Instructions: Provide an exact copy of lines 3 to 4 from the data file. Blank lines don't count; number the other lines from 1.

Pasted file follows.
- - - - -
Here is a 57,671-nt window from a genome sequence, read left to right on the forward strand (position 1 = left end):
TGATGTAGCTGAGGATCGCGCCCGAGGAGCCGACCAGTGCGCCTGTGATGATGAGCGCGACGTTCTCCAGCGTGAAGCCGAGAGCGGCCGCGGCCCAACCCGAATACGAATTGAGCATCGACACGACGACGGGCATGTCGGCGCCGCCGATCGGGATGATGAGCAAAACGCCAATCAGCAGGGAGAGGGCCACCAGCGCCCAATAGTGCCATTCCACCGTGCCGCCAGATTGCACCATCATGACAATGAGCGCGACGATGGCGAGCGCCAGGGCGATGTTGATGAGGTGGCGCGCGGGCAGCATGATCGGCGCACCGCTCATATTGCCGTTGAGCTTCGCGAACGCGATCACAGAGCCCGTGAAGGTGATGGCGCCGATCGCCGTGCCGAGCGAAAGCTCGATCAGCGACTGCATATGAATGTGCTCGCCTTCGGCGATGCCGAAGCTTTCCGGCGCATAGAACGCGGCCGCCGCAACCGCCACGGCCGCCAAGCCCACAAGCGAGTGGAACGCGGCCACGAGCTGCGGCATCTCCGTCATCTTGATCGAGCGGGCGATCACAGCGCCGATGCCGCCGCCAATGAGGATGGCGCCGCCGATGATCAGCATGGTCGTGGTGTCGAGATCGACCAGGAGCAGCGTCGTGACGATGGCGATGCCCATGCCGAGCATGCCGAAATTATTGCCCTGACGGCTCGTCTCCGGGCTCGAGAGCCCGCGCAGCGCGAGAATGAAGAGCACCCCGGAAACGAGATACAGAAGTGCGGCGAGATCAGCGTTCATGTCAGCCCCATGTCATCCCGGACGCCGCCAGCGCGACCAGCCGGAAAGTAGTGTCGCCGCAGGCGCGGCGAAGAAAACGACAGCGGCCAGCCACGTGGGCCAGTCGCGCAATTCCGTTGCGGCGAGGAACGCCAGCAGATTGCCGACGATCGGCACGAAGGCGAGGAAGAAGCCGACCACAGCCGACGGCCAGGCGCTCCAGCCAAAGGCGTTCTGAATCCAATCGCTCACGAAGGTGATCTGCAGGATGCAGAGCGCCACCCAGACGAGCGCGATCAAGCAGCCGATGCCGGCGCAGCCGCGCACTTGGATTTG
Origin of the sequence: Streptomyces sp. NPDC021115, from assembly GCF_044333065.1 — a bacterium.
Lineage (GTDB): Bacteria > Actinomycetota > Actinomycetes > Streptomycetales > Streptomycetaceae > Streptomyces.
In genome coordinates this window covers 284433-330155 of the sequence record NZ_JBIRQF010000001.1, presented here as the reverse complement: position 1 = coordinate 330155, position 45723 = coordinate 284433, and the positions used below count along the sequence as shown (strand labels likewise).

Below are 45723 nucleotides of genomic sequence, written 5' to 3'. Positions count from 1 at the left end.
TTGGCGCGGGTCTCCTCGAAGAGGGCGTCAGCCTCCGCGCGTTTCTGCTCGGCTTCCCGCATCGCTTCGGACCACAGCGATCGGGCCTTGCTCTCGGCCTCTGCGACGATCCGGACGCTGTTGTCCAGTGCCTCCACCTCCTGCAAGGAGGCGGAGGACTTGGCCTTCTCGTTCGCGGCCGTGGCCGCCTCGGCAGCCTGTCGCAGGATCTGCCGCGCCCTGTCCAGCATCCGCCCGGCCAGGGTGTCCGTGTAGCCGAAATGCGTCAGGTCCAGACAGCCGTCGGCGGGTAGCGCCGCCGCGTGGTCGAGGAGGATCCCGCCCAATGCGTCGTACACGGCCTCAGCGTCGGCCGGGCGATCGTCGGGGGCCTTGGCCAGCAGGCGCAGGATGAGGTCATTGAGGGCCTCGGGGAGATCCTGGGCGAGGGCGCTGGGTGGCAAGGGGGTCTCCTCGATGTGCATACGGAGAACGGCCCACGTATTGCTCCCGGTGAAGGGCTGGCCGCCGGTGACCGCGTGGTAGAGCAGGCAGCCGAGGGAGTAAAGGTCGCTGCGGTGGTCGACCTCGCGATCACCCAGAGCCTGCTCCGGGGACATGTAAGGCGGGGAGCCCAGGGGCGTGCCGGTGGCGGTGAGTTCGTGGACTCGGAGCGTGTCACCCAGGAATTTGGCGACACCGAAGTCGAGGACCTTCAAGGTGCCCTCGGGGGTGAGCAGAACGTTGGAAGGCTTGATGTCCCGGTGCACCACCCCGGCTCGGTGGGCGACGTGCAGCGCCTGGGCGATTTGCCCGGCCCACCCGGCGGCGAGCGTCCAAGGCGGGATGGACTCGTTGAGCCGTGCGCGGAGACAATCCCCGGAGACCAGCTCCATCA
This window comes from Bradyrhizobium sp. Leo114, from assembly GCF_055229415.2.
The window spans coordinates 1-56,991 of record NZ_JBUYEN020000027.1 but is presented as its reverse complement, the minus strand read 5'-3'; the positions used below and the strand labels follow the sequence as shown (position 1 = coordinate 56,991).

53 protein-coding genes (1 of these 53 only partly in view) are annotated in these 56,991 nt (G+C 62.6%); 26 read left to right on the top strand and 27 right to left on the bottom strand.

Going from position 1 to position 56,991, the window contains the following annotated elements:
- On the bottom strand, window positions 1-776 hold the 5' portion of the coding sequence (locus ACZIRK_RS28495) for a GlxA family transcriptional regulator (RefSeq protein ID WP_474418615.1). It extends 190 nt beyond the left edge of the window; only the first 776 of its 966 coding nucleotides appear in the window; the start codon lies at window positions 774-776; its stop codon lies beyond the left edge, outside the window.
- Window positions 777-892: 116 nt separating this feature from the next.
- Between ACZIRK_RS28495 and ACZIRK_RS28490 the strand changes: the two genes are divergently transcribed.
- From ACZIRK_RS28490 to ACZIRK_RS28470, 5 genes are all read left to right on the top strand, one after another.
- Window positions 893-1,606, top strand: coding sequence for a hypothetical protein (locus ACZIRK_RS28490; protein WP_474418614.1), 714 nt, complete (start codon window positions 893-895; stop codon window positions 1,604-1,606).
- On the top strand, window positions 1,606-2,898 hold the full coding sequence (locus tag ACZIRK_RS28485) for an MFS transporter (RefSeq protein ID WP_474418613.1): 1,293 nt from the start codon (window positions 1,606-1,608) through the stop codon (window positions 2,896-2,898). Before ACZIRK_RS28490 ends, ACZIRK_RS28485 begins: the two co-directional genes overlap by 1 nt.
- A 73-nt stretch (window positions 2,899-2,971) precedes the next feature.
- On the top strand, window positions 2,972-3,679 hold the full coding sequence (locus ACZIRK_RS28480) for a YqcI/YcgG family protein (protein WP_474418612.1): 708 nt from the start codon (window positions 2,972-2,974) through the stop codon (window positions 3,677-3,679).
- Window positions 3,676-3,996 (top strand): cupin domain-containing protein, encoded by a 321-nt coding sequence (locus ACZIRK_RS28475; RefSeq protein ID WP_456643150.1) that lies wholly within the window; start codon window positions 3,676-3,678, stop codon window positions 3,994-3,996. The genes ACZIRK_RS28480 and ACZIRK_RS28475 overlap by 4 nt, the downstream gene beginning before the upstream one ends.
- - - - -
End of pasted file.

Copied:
Origin of the sequence: Streptomyces sp. NPDC021115, from assembly GCF_044333065.1 — a bacterium.
Lineage (GTDB): Bacteria > Actinomycetota > Actinomycetes > Streptomycetales > Streptomycetaceae > Streptomyces.